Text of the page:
As state officials investigated reports of physical abuse, the discipline-oriented Sister Soldier school in Fort Lauderdale sent students back home. firstname.lastname@example.org The head of an unlicensed boarding school for girls in Fort Lauderdale, called Sister Soldier, abruptly closed the private program Tuesday amid ongoing child abuse investigations by state child welfare officials and police.
The Broward Sheriff's Office, which conducts abuse investigations under contract with the Department of Children & Families, has received four separate complaints that girls housed at the boarding school were physically abused, sources told The Herald.
DCF officials said they could take no action against the military-style school because the school holds no license from the department.
DCF contacted Fort Lauderdale officials, who were preparing to close the school for lack of compliance with city zoning codes, said DCF Broward Administrator Jack Moss.
''My daughter was punched in the eye and choked,'' said Kim Powers, whose 17-year-old daughter, Jessica, spent nearly three months at the school after being sent there by the producers of a television talk show, the Larry Elder Show, where she had appeared on two episodes dealing with unruly teens.
''She had a black eye,'' the mother said.
Show officials could not be reached for comment.
''I had no contact with her whatsoever,'' said Powers, who lives in Murfreesboro, Tenn. ``They were not sending her letters to me. And my letters were not going to her. They took them.''
Denise Smith, who is listed in corporate records as president of the company that operates Sister Soldier, did not return calls to the school for comment. Smith, who identified herself to parents as ''Major Smith,'' also was not at the school Tuesday afternoon.
Florida records show Smith has been arrested three times. The first two arrests -- a 1991 forgery charge and a 1996 car theft -- were dropped by prosecutors. Smith pleaded no contest to a March 1997 auto theft charge following the third arrest, and adjudication was withheld, records show.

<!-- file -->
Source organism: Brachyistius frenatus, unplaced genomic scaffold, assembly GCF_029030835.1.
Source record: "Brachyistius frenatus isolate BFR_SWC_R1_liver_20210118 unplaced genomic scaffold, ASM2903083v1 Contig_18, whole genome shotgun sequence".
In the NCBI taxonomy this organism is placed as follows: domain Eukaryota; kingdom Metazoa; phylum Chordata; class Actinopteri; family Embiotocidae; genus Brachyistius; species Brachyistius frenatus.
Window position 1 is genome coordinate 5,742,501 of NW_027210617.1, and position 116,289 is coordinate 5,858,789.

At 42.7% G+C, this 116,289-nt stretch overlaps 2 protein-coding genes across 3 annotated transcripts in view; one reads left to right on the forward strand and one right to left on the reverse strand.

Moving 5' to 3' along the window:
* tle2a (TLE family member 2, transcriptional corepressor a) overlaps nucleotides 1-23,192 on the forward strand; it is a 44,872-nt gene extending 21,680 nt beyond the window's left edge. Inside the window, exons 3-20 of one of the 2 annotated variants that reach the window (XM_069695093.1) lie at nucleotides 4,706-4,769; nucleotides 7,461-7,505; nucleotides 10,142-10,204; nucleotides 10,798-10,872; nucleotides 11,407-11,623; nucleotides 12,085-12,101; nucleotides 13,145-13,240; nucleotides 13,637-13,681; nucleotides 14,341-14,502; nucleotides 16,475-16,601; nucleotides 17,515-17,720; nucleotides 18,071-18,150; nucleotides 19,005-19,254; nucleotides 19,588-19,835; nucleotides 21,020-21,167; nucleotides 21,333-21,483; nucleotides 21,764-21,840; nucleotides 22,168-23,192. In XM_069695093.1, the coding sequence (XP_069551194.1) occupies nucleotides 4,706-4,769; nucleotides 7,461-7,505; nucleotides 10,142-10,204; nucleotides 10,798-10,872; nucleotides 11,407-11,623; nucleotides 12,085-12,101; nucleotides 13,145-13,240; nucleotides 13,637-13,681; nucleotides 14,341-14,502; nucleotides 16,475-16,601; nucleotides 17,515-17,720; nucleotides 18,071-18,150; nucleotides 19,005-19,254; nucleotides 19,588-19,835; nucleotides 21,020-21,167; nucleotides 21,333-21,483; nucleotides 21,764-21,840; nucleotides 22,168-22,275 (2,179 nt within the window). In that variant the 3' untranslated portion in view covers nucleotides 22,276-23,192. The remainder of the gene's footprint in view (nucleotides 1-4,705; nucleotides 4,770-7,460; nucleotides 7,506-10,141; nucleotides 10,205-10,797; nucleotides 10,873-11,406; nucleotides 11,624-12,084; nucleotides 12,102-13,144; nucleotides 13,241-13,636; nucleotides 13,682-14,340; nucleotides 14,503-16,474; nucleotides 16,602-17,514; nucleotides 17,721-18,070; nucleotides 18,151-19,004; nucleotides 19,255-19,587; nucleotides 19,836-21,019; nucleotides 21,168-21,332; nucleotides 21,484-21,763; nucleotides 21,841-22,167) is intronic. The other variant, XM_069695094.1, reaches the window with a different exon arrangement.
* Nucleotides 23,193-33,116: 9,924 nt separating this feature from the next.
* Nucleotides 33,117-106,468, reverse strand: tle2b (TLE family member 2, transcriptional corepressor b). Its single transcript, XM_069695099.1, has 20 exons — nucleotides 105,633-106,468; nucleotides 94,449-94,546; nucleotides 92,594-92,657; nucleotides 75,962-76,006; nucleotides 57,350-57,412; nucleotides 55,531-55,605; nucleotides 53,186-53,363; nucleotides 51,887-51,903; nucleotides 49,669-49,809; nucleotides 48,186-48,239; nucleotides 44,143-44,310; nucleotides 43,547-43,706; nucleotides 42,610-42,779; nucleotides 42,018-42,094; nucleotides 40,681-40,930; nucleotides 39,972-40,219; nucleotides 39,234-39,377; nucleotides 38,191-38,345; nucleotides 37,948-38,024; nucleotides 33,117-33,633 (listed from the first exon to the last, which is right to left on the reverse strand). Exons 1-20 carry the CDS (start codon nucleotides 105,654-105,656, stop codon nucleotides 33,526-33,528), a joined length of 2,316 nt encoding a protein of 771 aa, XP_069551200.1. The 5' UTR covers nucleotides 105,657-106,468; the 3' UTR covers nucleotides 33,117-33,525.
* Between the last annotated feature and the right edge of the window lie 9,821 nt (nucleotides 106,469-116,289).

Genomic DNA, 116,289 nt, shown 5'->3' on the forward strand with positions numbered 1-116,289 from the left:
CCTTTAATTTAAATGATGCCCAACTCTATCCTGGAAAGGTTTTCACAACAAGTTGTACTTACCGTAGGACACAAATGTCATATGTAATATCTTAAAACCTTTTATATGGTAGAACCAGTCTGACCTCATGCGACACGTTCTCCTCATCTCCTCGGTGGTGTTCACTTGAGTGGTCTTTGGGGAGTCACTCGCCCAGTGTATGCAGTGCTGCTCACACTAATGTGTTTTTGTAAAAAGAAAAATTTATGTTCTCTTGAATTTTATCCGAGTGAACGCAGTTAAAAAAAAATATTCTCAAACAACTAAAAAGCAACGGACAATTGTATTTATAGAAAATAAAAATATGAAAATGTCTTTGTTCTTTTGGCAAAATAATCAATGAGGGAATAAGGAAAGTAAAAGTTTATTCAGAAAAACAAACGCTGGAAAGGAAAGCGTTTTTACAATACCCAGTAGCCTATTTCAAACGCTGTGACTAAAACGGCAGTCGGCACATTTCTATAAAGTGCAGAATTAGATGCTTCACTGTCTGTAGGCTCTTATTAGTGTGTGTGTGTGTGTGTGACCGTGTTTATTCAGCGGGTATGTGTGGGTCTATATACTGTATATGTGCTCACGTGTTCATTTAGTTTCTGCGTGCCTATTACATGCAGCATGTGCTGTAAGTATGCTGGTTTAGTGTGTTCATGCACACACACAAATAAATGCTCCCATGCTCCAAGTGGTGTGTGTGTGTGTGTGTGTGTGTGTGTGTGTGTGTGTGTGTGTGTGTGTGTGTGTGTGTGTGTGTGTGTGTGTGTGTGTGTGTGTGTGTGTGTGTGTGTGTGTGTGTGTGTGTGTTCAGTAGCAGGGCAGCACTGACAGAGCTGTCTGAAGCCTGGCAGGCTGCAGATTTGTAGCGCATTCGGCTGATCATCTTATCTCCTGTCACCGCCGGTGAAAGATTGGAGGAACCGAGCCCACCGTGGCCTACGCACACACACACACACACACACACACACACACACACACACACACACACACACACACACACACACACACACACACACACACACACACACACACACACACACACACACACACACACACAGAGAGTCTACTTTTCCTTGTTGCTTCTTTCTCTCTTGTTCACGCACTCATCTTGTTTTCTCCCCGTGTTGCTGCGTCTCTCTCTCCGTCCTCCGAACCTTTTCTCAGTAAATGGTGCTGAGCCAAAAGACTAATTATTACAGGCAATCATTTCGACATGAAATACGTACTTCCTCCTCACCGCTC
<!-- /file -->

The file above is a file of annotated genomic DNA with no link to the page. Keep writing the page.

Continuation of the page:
On Tuesday, parents of the half-dozen girls housed at Sister Soldier received calls to pick up their children and take them home.
At about 3:30 p.m., 37-year-old Stephen Davis pulled up to the modest beige house and left with his 17-year-old daughter, Terri, who put a blue military uniform and black boots in the trunk of his car. He said Smith and a police detective called him earlier in the day.
''Major Smith just said the program was closing down and all the girls were going home,'' said Davis, who drove in from Tampa. ``We had to pick them up today.''
Terri told Davis that teens at Sister Soldier had been ''physically restrained when they [school staff] needed to'' -- but he said he is taking his daughter's claims ''with a grain of salt'' for now.
Davis said he found out about the program from the Internet.
The boarding school, at 3271 Glendale Blvd. in the Melrose Park neighborhood, was housed in a modest ranch-style home with peeling paint and white trim.
Windows in the house were equipped with bars on the inside. Walls in the living room appeared to be painted black or a very dark color.
Parents who enrolled their children paid an entry fee of $5,300, and $2,800 per month, according to the program's website and one of the parents.
Sister Soldier accepted girls aged 8 through 17.
''Female cadets accepted into our program reside in a rigorous, structured military environment,'' the website says. ``The military style program in conjunction with the emphasis on leadership develops informed citizens who are strengthened by discipline, understanding and citizenship.''
CLAIMS OF BEATINGS
One incident under investigation by child welfare investigators involves two girls who claim they were beaten after they tried to call their parents for help.
Shannon Guinn, 16, who lives with her mother in Pembroke Pines, went to Sister Soldier at the end of March after spending three days at a wilderness boot camp run by the school's parent company, South Florida-based JAM Youth Connection. After about two weeks, she called her mom on a cellphone she had borrowed.
'She said, `Please mommy, when can I come home?' '' said her mother, Cheryl Guinn.
Another girl, Jessica Powers, tried to call her family, but couldn't reach them.
Within minutes, the families say, Smith brought the two girls into the one room in the house that does not have a surveillance camera.
''She slapped me on my face, she threw me up against the wall and put me in a chokehold,'' Shannon said. ``She hit me in the face repeatedly. After the chokehold, she threw me on the floor and put her knee in my back.''
Two weeks later, Cheryl Guinn saw her daughter at a baptism held by a local pastor associated with the discipline-oriented school.
''Something about her jaw looked funny,'' the mother said. 'She said, `Mom, that's where I got hit in the face.' ''
Kim Powers said her daughter was sent home from Sister Soldier when operators said her daughter had become seriously ill.
Powers said the boarding school even took Jessica for a colonoscopy without calling the family for consent. Eventually, Jessica was diagnosed with a blocked bowel.
While at the military-style school, Jessica was forced to eat nothing but beets for days at a time, Powers said. On another occasion, she was limited to eating only oatmeal.
''Jessica ate beets for breakfast, lunch and dinner,'' said Shannon, adding that Smith treated Jessica particularly harshly.
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